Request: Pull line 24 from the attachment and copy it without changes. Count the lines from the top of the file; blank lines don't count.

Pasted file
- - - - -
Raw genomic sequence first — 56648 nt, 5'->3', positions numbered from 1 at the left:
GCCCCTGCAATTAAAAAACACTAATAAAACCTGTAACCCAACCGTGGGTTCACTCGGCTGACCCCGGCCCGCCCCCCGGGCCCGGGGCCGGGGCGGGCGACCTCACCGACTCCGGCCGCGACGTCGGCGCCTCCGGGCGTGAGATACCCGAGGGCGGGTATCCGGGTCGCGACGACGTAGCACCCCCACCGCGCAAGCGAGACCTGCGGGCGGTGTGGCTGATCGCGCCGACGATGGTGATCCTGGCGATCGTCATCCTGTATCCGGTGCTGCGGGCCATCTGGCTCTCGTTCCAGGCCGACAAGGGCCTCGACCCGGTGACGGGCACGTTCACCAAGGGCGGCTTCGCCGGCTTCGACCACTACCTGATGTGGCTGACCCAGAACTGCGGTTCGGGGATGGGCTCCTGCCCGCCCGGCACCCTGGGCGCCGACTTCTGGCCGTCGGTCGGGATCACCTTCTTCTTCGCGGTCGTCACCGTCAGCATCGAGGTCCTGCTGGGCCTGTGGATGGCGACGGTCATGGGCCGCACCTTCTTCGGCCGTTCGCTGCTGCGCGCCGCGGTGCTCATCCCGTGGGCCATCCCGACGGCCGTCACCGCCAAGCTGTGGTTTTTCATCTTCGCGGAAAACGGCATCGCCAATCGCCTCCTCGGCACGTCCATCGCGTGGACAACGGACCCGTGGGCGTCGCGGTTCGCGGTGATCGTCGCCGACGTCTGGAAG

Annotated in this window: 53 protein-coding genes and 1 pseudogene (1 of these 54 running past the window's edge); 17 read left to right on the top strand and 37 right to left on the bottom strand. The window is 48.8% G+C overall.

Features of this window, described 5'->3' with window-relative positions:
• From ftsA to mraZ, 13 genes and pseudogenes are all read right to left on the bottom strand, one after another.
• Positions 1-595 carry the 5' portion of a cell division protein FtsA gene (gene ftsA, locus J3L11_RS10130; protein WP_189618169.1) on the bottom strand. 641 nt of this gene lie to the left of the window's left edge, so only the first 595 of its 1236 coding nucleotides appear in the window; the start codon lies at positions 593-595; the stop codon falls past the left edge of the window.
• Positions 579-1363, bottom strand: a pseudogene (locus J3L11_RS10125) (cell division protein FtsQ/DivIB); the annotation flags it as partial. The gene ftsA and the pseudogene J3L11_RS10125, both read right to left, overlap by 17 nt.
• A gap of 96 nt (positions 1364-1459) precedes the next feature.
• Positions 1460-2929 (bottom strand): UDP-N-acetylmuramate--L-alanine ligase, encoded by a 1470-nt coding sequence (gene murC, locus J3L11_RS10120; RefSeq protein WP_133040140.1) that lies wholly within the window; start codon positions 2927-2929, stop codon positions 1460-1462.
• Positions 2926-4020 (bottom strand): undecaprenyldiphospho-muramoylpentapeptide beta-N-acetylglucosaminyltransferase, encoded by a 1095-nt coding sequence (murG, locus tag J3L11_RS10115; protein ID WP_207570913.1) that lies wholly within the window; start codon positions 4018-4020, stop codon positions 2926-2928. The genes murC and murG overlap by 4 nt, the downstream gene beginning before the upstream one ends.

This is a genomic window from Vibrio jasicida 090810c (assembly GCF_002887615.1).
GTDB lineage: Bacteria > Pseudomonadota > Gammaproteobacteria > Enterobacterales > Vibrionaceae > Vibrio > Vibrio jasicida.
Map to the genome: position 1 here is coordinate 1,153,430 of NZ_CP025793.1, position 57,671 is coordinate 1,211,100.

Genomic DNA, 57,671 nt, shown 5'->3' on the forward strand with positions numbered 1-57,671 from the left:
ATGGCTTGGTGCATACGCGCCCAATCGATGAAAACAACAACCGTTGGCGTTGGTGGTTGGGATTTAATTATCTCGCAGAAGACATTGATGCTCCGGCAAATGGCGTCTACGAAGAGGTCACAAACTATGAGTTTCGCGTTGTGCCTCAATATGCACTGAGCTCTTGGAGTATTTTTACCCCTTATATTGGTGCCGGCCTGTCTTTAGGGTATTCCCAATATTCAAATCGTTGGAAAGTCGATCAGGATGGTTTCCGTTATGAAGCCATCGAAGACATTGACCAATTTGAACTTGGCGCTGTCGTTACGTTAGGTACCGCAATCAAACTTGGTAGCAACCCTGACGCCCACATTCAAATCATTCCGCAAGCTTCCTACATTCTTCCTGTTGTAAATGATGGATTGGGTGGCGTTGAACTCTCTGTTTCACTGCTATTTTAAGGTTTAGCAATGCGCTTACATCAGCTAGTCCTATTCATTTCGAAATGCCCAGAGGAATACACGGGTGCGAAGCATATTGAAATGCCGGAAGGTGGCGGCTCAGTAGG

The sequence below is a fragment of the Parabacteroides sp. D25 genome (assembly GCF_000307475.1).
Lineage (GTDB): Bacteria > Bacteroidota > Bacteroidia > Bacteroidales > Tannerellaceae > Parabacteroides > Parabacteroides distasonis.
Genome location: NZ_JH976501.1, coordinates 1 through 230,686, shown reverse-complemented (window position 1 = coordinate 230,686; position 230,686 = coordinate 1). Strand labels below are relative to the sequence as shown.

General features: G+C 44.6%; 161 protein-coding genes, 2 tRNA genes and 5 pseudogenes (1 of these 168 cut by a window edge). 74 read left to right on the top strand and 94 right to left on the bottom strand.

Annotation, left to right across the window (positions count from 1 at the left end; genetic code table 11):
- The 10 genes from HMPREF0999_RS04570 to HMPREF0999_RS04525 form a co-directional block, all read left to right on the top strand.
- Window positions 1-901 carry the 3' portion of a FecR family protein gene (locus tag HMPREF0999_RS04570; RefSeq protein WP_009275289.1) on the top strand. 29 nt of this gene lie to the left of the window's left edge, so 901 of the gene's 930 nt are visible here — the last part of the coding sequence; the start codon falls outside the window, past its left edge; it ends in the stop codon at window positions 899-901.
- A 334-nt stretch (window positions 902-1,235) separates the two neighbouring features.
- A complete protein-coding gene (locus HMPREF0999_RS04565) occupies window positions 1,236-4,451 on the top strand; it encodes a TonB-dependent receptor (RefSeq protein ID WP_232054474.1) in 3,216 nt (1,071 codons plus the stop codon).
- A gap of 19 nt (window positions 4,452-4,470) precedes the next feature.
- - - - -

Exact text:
- A complete protein-coding gene (locus HMPREF0999_RS04565) occupies window positions 1,236-4,451 on the top strand; it encodes a TonB-dependent receptor (RefSeq protein ID WP_232054474.1) in 3,216 nt (1,071 codons plus the stop codon).